Supreme Court Report

Whither the Uighurs?

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Now that the U.S. Supreme Court has decided not to join the battle over the fate of seven ethnic Uighurs imprisoned at Guantanamo Bay, the question remains: What to do with other detainees who were told they were no longer prisoners but who fear going back to their homelands?

The high court twice passed on the Chinese Muslims, who say they have been stranded and trapped since 2002, yet who, paradoxically, have also been told they are no longer detainees of the U.S. government.

The Uighurs say returning to China would lead to arrest, torture and possibly execution because of their religion. The Chinese government has been suppressing outbursts in the region over the last two years.

Originally there were 23 members of the Uighur Muslim minority from western China imprisoned at the naval base in Guantanamo Bay, Cuba, says their lawyer, P. Sabin Willett of the Boston office of Bingham McCutchen. The men say they fled China to Afghanistan and then to Pakistan, where they were captured. But since their reclassification, 16 Uighurs have resettled in other countries. Two of the remaining detainees have accepted offers of resettlement from Switzerland; the other five declined offers from the Pacific island nation of Palau.


In a controversial 2008 opinion, U.S. district judge Ricardo M. Urbina in Washington, D.C., decided he had the authority to order the Uighurs into his courtroom and then freed into the U.S. But the U.S. government and some legal experts have maintained that the U.S. can’t simply allow the detainees entrance into this country outside existing immigration laws.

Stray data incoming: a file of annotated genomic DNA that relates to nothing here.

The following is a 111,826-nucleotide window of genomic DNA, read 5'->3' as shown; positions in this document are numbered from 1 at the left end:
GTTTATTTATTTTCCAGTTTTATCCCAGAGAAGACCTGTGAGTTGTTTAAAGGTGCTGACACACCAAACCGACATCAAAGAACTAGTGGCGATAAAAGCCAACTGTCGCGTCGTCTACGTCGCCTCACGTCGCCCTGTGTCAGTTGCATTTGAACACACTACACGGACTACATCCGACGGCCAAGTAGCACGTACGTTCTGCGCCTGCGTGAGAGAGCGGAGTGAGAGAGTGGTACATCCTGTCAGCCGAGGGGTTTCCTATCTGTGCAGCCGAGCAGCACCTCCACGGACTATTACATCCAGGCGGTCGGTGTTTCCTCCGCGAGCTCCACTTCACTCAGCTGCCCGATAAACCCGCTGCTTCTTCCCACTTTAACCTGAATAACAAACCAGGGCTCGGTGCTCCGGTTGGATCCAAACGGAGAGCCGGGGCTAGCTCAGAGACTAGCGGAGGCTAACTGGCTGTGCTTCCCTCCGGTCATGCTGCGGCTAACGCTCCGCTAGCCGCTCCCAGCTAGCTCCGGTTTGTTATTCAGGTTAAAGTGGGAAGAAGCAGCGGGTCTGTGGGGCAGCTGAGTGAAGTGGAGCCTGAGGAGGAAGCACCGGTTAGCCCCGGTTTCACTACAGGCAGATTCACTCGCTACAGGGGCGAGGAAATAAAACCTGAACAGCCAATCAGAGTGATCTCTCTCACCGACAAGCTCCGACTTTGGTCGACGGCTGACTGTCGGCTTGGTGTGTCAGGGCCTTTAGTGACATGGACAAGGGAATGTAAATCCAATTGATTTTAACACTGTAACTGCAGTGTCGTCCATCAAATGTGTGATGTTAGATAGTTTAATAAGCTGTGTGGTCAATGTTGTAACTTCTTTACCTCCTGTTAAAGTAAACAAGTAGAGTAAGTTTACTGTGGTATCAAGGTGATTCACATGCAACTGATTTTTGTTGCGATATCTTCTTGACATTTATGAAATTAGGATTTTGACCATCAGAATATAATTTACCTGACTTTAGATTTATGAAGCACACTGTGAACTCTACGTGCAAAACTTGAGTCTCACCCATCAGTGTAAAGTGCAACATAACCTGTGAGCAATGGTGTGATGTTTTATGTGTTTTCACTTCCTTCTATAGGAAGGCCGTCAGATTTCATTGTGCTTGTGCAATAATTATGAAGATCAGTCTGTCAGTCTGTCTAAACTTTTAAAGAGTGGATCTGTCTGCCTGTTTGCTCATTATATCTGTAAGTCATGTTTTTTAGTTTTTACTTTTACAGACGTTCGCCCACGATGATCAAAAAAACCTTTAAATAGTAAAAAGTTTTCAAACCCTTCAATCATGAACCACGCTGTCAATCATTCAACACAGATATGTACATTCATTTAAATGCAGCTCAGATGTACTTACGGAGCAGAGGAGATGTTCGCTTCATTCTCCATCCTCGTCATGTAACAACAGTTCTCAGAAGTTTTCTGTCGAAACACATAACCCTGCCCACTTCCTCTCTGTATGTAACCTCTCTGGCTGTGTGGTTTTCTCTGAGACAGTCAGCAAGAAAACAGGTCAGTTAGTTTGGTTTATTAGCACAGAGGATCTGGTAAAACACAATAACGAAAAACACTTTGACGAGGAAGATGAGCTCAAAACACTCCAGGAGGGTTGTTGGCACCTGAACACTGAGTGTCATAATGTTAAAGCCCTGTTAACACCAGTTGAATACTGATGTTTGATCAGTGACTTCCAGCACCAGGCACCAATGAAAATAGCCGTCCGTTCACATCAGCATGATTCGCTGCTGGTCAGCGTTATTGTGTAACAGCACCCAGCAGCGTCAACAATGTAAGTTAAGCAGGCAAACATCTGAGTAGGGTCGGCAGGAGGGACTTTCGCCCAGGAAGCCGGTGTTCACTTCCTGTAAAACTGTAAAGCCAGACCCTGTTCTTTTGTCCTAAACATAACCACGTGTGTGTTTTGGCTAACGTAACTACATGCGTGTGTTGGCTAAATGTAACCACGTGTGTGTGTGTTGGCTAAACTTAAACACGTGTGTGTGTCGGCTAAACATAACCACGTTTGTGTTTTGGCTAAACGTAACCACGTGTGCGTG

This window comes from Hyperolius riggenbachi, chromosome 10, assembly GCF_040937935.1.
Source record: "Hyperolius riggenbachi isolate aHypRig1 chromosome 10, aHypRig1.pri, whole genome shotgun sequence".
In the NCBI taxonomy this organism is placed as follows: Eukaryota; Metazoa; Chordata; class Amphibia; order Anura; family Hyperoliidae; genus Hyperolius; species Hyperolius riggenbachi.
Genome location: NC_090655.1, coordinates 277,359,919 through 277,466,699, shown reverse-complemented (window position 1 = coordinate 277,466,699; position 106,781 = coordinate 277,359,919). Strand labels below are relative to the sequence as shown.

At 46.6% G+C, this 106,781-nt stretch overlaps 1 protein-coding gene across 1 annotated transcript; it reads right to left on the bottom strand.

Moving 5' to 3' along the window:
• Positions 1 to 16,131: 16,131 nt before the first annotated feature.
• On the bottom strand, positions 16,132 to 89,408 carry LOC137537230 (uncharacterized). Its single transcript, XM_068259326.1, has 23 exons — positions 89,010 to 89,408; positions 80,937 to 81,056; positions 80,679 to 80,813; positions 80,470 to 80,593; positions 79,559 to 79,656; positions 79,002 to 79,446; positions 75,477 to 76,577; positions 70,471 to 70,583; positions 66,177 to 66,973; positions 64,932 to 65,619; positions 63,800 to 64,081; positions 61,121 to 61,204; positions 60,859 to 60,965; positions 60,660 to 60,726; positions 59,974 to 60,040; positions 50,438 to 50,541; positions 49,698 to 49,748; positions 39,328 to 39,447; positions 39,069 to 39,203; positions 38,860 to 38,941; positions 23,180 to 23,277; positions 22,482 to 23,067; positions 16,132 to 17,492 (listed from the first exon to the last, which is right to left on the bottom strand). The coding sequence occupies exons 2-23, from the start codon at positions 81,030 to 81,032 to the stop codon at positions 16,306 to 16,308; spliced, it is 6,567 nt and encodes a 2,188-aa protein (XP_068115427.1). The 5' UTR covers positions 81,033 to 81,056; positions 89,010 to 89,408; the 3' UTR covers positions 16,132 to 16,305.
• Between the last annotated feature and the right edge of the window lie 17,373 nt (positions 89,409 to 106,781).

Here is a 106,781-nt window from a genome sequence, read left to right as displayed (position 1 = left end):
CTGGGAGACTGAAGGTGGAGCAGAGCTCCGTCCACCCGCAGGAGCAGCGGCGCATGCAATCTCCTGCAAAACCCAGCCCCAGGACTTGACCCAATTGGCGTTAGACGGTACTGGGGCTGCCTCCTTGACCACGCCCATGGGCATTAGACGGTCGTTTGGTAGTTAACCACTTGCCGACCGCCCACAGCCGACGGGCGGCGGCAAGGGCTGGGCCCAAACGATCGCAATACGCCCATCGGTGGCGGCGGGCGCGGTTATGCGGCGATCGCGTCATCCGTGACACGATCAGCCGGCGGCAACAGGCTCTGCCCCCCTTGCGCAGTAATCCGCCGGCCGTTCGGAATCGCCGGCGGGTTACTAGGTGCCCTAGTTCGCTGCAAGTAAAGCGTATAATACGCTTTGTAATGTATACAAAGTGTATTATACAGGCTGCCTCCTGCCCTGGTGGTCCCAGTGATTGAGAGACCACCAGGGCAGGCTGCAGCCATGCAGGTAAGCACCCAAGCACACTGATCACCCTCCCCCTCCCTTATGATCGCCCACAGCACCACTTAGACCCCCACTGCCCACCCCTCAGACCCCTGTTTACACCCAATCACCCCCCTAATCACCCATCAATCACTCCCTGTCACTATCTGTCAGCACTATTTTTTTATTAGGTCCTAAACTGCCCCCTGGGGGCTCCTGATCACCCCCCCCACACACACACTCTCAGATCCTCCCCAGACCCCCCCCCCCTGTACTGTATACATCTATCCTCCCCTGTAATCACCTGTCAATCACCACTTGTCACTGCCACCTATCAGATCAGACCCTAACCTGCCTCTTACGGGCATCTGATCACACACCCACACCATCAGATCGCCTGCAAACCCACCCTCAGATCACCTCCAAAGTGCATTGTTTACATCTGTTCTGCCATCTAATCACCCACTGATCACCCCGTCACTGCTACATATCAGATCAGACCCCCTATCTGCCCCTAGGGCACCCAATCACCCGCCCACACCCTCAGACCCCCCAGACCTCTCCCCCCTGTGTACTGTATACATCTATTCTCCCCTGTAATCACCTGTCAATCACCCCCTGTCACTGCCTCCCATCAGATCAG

In 2009, the U.S. Court of Appeals for the District of Columbia Circuit reversed Urbina, saying that only the political branches of government—the executive and legislative—have the power to admit foreigners into the U.S. or exclude them.

In March, the Supreme Court was scheduled to hear oral arguments in the case, Kiyemba v. Obama. The issue was whether federal judges have the power to release the detainees into the United States when they have no other place to go.

But before the case was heard the court issued an unsigned per curiam opinion vacating the circuit court decision. The Uighur resettlements and resettlement offers, the court said, had created a “change in the underlying facts.” Without instructions or further comment, the matter was returned to the lower courts for another look.

The question now, lawyers say, is what happens to other detainees who say they have nowhere to go? Advocates insist that a judge should make such a ruling.

“The point that’s been sidestepped by the Supreme Court is the most fundamental point that exists in habeas: What is the remedy?” Willett says.

“The remedy in habeas is to walk out of the courtroom. It doesn’t matter if he’s an alien or an immigrant. If the prisoner wins, he walks out of the courtroom,” says Willett. “The immigration authorities can then try to remove him and they may succeed. There’s a whole bucket of law relating to that, but they shouldn’t be held in a military prison.”